Police Officer Charles K. Raabe P590 (1923-2019)

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The Greater Cincinnati Police Museum

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Police Officer Charles K. Raabe P590

Charles was born February 14, 1923 in Lucas County, Ohio to George A. and Jeanette (Landrigan) Raabe.  George, a first generation American with parents from Germany and France, was a blue-collar worker at a manufacturing company.  Charles was the last of their four children.  Mrs. Raabe died in Toledo four months after giving birth to Charles.  George moved his family back to Cincinnati.

Charles attended Withrow High School from 1937 to 1939.  By 1940, the family was living at 2124 Madison Road.  Charles had three more years of education in graphic arts from 1939 to 1942.  He also participated in amateur boxing in the 112-pound junior class during 1940 and basketball in 1941 for the Boys’ Athletic Club.

During November 1943, Charles was drafted into the United States Army and was trained in the mastery of weapons and individual reconnoitering.  He served in the 43rd Reconnaissance Squadron of the Third Calvary; also known as Patton’s Own Spearheads.  He entered combat on August 9, 1944 and, during the next 273 days (until VE Day), spent 260 in combat, helping to lead the 20th Corps and 3rd Army across France, Luxemburg, Belgium, Austria, Germany, and into Austria.  Nearing the end of 1944, they took Trier and the Germans made a full-scale bid to recapture Trier; during which they fired more than 4000 artillery shells.  An 80mm mortar shell came through a window of a room in which Corporal Raabe was in, through the map he was looking at, and through the floor at his feet.  A second, a few days later, while digging a foxhole near Trier, landed two feet from him.  A third, the next day, landed in his Jeep and embedded itself in the steel floor.  All three were duds.  On the 273rd day, VE Day, the 43rd met up with Russian and British troops in the heart of the Alps near the Italian border.  Corporal Raabe was honorably discharged during October 1945 with a Purple Heart, a Bronze Star, and a Campaign Ribbon indicated five major campaigns in nine months.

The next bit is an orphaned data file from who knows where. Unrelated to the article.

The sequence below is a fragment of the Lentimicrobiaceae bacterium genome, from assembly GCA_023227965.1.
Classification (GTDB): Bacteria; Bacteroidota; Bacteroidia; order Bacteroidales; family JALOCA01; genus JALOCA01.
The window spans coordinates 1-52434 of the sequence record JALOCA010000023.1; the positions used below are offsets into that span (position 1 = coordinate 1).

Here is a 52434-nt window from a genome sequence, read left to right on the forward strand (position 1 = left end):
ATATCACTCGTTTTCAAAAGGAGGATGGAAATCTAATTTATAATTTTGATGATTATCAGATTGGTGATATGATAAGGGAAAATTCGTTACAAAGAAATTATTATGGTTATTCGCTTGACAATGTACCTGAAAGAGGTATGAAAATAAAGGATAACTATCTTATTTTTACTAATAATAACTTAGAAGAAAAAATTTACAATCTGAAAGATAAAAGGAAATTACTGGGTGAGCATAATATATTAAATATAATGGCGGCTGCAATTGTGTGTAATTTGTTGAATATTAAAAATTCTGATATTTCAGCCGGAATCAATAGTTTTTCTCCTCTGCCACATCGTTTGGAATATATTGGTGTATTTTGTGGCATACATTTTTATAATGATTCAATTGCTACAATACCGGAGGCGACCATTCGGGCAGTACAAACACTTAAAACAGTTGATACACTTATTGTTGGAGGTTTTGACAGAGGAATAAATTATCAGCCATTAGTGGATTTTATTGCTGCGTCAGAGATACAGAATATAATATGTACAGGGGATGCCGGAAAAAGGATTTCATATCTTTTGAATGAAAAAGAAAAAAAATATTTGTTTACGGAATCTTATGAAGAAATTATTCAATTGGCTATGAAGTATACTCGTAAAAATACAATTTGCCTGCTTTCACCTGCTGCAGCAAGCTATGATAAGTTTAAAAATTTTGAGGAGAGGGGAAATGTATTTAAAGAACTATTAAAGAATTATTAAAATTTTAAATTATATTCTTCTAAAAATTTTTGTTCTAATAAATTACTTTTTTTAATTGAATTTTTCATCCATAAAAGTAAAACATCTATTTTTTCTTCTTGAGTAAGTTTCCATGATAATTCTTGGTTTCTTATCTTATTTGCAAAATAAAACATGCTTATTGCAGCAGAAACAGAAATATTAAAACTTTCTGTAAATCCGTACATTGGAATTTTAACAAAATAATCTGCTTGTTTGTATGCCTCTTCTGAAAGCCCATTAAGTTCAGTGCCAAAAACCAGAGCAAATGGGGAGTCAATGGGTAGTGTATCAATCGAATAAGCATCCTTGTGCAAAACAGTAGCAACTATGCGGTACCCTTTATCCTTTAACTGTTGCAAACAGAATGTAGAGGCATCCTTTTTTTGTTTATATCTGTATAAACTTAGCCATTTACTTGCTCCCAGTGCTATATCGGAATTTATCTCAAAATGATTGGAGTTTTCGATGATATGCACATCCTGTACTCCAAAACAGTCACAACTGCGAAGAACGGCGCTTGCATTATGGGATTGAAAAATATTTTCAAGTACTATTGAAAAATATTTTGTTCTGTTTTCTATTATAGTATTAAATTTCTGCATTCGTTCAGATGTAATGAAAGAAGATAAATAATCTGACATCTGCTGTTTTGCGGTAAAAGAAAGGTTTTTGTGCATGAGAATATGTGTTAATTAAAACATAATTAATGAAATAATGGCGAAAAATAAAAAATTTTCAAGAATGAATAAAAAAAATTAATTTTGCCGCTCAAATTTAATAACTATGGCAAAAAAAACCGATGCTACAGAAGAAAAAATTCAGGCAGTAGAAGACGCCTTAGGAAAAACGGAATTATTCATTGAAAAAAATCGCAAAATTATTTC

Charles’s brother, George C. Raabe, also attended Withrow, also entered the military to fight in World War II, and came back as Sergeant having served in four major campaigns.  Before 1948, George joined the Addyston Police Department as a Patrolman.  During 1948, George joined the Cincinnati Police Division as a Police Recruit.

Four years later, Charles joined him as a Police Recruit on January 28, 1952, just before his 29th birthday.  He was promoted to Patrolman on April 27th, issued Badge Number 590, and assigned to District 1 (1024 York Street).  Within two years, he was transferred to the prestigious Highway Safety Bureau (City Hall) and stayed there for eighteen years.  On April 7, 1972 he transferred to District 6 (3295 Erie Avenue).  On March 4, 1974, Police Officer Raabe transferred to Communications Section (310 Lincoln Park Drive).  Three months later, he transferred to the Transportation Section (314 Broadway).  Officer Raabe retired on January 5, 1978 with almost 28 years of service to his country and community.

On March 4, 2018, at 95 years of age, with the passing of Sergeant Glenn R. “Hot Fire” Meyer, Officer Raabe became the oldest living Cincinnati Police Division retiree.

Officer Raabe passed away 1½ years later on July 10, 2019 at Hospice of Cincinnati at Anderson from complications of pneumonia.  He was 96 years old.

He was predeceased by his wife of 57½ years, Edith Kathryn (Dunn) and all of his siblings.  He is survived by his daughter Diana Marie Raabe and nieces and nephews including Cincinnati Police Captain Andrew Raabe (Retired).

A memorial mass will be celebrated 12:10 p.m. on Thursday, July 25, 2019 at St. Rose Church, 2501 Riverside Drive.  A FOP service and military honors will follow.  A celebration of life will follow at the Highlands Meadows Club House at 5 Highland Meadows Driver in Highland Heights.

Please check police-museum.org for updates.

 

© 2018 – All rights reserved to LT Stephen R. Kramer RET and the Greater Cincinnati Police Museum

 

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